With You — Week 7 to 3 Months

Settling in

After surviving the first 6 weeks, both for Rino and myself, it was time to find routine in our new existence. Or whatever resembled routine for life with a baby boy.

I was starting to get out and about, to the beach, to events, overnight trips. Each a new adventure and a move towards a new normality.

Beach Boy

Week Seven: Sand and Sleep

This week we took Rino to the beach for the first time. A first of many. As summers heat started it was time to end the day in the water. We took turns to jump into the ocean, and Rino slept in his car seat. When he woke I fed him wondering about the salty nipples and potential sand invasion to his milk. It was here on the beach at the end of a sleepy day that I woke up again, felt alive and knew that all the challenges could be overcome because I could adult again and take this short moment for myself amongst the cold waves of Mount Maunganui.

This was also the week where Rino slept through a couple of nights from 9pm to 4am. Incredible! But short lived… a couple of good days followed by some unsettled nights left me appreciating so much more those moments when I could sleep 5–6 hours in a row. Not fully uninterrupted, uninterrupted by Rino but woken by a puddle forming around me from full full breasts. Uncertainty around where to release the overflow, I was left with sore breasts that needed massaging to remove the lumps forming of stored up milk.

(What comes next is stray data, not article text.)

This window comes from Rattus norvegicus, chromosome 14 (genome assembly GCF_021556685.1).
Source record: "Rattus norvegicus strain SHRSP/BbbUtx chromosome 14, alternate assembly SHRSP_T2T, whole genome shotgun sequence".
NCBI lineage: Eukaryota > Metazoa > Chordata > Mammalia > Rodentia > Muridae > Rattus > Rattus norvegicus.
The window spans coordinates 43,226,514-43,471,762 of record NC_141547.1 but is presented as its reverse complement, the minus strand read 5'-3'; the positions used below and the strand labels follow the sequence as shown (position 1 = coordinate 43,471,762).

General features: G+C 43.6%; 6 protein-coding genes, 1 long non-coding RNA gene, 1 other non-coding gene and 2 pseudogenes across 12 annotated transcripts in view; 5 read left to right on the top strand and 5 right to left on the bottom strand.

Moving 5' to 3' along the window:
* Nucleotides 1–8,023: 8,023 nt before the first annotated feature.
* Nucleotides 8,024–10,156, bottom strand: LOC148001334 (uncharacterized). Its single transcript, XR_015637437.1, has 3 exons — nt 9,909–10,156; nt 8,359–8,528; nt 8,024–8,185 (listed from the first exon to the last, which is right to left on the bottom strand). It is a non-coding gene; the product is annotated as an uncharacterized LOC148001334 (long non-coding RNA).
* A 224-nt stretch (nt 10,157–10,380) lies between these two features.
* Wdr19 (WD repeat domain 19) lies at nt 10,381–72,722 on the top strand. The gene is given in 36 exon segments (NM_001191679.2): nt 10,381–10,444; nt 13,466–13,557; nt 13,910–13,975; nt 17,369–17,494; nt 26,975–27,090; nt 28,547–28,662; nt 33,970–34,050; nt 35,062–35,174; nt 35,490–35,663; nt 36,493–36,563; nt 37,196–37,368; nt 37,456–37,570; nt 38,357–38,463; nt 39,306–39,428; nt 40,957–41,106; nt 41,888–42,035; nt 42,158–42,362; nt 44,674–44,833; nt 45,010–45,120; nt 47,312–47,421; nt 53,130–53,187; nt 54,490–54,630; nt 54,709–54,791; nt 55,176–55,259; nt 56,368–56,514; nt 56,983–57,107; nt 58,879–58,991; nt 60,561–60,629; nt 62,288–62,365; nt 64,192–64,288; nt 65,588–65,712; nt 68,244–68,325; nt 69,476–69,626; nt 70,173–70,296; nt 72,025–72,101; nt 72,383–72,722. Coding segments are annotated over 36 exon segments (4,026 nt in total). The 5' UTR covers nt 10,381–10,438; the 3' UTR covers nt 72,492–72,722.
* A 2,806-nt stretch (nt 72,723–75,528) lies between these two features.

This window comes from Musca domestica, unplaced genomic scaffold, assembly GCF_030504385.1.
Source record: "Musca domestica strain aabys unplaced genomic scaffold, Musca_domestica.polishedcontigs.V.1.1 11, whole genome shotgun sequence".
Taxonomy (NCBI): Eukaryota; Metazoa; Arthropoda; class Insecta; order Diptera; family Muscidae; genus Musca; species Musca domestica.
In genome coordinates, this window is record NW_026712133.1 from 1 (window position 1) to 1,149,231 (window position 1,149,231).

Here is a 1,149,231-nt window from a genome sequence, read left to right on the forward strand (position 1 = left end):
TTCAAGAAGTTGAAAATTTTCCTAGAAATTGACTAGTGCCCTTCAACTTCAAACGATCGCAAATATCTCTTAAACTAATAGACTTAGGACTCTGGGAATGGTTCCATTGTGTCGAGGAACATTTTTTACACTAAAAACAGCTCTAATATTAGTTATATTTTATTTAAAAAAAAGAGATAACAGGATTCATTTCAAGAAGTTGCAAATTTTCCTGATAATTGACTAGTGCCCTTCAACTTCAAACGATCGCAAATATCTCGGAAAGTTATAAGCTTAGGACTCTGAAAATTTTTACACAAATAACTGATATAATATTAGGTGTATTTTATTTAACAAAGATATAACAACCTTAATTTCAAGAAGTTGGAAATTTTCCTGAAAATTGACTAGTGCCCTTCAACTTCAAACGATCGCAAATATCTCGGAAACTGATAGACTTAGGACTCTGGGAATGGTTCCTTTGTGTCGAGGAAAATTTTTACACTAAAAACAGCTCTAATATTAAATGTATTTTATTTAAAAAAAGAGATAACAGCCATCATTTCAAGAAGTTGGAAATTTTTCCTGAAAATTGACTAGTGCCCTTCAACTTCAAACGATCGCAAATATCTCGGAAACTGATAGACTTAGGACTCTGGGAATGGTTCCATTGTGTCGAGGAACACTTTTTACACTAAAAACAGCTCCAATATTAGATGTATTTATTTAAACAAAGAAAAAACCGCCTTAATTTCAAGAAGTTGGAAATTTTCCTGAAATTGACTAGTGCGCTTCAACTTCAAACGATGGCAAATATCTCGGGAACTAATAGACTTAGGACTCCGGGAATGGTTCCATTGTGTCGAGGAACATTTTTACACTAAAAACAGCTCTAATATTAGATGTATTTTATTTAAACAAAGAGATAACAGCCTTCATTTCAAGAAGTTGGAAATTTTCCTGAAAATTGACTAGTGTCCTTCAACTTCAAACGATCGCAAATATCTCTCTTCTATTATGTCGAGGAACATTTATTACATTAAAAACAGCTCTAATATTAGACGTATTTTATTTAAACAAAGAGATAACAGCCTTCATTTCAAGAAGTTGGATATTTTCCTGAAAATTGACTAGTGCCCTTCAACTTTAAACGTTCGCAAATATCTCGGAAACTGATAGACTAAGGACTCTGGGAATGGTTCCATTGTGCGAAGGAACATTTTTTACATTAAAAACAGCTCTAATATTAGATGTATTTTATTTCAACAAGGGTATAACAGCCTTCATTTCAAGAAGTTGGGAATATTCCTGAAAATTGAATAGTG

Worth it though for a few hours sleep!

Week Eight: Community and Cousins

With a bit more sleep and getting into the flow of our new life, this week I got out and about. I wanted Rino to get used to interacting with other babies, and to travelling around.

I joined a group of mums called Space in Omokoroa (where we would soon call home). Every Wednesday at 12.15pm I would be 2 hours spending with 7 other mums and their little ones. On day one we sung welcome songs, introduced ourselves and our babies. We told the story of their names, did some crafts and got through the scream and sleep rhythms of other babies. Rino was a dream, eating and sleeping and being calm throughout, but I knew my day would come when I was one of the mothers with a crying unsettled baby that needed to be calmed outside.

I wasn’t sure about the singing and structure but it was a pleasure to meet other mums who I would share Rino’s journey with in the coming months.

This week was the beginning of building a community around myself and Rino. Friends for him to play with, and other mums for me to talk through all the joys and the issues that arise with new babies.

Rino had his first road trip with his cousins to Waihi Beach this week. We all packed into one car, timed the baby sleep times and took off. We car pooled with another mum after a stop for coffee and drove the hour to a Bowentown Reserve.

While the older babies closer to becoming toddlers walked around, ate food and went down to the beach I sat with Rino and fed him under the trees. He slept in my arms, and I sat content with my situation, my sleeping little one. There wasn’t much interaction with the other babies but I knew the day would come when he would be up and running around with them, when he would enjoy these outings more than the relaxation that the shadow of the trees brought him, outlines of leaves for him to watch. His day for more interaction would come but for now I would enjoy him calmly laying in my arms and observing the world.

Week Nine: Smiles and self-love